Helping young learners succeed in writing
Writing well by Grade 1 is one of the keys to school success because most students who struggle with writing also have difficulty learning throughout their academic career.
As part of the Faculty of Education’s Let’s Talk Education Speaker Series, Associate Dean of Research, Professor Perry Klein will discuss how research on writing education has shifted over the last five years to investigate how to ensure success for all learners.
It takes place online Thursday, Nov. 12 from 7 – 8 p.m., ET.
During the presentation, Klein will highlight the writing skills that are essential for children and how educators can effectively teach them when there’s a wide range of skill levels in the classroom. Parents will also learn how they can help their children succeed.
“For educators, I want to offer an update on evidence-based practice. What does research show really works in beginning writing education? And what are some classroom resources that use an evidence-based approach?” said Klein. “For parents, I want to suggest some things that they can do at home to help young children learn to write.”
Recently, researchers have turned their attention to early intervention. In the past, students received intervention for literacy problems after they were diagnosed with a learning disability. These diagnoses usually happened part way through elementary school. As a result, most research focused on those grades when examining writing intervention techniques. However, it’s been the success of early assessment and intervention for reading that has shifted the focus to early assessment and intervention in writing, said Klein.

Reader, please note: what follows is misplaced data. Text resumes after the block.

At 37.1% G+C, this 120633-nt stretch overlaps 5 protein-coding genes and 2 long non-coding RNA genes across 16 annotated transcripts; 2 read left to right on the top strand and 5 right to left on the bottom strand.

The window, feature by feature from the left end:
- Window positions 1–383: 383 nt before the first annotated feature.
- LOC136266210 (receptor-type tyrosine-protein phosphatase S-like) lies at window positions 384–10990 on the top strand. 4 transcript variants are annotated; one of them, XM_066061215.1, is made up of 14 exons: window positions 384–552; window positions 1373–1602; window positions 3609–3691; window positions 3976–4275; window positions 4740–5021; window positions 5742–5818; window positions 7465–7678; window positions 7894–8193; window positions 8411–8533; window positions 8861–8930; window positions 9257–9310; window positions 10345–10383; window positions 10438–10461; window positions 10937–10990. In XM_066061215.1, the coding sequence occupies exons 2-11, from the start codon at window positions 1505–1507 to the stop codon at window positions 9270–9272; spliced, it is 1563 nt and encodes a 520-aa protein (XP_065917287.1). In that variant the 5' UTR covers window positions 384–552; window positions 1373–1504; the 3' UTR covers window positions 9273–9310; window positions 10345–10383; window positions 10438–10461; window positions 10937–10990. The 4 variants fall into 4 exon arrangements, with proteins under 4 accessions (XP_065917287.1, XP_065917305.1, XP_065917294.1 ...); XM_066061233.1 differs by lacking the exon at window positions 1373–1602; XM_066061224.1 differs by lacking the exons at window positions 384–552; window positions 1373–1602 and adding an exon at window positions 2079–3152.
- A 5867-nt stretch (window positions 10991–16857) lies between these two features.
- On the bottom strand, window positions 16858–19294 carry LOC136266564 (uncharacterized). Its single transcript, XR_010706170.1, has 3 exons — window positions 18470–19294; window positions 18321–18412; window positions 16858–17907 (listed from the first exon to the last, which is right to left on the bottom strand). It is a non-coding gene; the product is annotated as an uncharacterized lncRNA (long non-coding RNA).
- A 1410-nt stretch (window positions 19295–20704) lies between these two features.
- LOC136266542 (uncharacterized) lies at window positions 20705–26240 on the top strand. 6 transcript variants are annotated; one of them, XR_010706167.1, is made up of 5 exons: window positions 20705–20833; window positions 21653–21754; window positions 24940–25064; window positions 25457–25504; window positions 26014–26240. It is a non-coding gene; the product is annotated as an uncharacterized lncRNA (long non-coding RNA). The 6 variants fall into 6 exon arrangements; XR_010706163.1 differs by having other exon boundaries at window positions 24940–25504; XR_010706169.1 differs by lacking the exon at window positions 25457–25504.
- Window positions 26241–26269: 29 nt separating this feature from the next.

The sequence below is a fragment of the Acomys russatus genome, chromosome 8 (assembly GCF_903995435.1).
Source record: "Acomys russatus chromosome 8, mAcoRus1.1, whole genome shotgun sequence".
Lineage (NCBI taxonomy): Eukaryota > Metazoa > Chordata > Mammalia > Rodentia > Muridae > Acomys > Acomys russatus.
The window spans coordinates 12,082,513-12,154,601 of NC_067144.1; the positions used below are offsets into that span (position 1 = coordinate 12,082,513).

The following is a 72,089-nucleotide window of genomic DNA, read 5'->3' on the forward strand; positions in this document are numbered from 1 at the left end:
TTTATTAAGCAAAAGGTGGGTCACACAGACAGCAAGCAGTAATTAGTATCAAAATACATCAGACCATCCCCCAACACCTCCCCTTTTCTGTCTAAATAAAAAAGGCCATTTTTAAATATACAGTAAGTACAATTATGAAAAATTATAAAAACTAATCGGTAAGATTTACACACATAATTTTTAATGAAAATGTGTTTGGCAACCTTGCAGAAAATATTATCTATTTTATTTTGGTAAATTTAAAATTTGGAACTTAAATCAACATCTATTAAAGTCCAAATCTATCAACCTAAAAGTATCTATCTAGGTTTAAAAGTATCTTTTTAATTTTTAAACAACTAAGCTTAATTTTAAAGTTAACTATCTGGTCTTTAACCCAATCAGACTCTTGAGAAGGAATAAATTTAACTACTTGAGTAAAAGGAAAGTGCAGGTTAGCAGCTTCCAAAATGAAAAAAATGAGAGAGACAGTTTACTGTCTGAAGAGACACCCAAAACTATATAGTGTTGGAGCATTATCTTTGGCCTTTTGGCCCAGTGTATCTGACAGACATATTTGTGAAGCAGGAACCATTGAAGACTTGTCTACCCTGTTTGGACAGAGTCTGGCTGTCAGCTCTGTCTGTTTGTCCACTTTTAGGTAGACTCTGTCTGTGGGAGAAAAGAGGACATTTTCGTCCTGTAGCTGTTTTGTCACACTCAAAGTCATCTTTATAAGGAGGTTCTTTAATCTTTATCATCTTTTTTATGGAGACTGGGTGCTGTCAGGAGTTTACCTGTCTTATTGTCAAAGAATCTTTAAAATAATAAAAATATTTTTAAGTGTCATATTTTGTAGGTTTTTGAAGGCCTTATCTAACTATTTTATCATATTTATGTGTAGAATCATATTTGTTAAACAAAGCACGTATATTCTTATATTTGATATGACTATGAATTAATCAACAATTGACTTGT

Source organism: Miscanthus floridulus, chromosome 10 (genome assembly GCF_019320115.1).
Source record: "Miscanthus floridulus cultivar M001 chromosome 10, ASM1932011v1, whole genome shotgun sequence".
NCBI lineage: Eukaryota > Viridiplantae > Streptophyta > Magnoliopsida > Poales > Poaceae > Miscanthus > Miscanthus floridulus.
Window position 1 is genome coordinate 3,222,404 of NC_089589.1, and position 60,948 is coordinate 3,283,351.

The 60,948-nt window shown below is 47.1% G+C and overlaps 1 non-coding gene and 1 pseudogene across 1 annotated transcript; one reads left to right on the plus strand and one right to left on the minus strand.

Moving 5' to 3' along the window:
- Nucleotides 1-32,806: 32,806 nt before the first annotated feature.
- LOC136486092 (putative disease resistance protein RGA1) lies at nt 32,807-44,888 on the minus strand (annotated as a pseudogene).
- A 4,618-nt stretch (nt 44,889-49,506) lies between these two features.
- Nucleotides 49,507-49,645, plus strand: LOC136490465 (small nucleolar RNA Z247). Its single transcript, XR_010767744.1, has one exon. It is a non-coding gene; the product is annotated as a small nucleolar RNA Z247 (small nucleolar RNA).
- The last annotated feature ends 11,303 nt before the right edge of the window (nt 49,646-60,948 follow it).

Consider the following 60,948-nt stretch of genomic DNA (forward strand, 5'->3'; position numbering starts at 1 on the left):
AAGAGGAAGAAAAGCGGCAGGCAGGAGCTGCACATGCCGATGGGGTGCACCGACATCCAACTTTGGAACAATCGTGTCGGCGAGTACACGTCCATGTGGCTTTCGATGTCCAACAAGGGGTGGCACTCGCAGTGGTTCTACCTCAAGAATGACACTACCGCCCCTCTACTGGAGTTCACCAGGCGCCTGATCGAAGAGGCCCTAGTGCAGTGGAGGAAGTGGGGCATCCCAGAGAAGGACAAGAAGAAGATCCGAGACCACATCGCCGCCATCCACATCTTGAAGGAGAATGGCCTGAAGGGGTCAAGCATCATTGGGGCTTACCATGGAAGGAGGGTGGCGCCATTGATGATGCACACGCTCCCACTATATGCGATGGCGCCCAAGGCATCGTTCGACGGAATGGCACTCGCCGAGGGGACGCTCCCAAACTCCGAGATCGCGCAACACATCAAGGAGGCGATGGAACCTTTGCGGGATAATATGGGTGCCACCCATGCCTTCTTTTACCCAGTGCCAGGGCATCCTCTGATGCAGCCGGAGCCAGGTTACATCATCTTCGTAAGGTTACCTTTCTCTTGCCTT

There are many reasons why children struggle with writing. Some of them include: a learning disability in reading, attention deficit hyperactivity disorder (ADHD), developmental language disorder, emotional and behavioural disorder or a lack of experience with literacy outside of school, said Klein. He added research indicates school closures due to COVID have also affected learning, which probably includes students’ progress in writing.
“The idea that there are many reasons that students can struggle with writing is an important take-away. We should be helping all kids who struggle with literacy, regardless of the cause,” said Klein.
In addition, Klein’s research team’s work with the London District Catholic School Board will also be discussed. Their research focused on a child-friendly approach to teaching writing strategies for Grade 1. They worked with nine teachers and 120 students, and found that this approach was highly effective with students who are struggling with writing.
While much of the Ontario curriculum is consistent with research on writing education, Klein said printing or cursive handwriting also impact’s children’s ability to express their ideas. Students who struggle to form letters will also struggle to compose. He added printing or cursive writing doesn’t need to be beautiful, but it needs to be legible and fluent.
“Ontario should put systematic teaching of printing back into the early elementary curriculum. Some students will need to use assistive technology, such as speech-to-text, so for those students, it’s important for them to learn to use that technology effectively,” said Klein.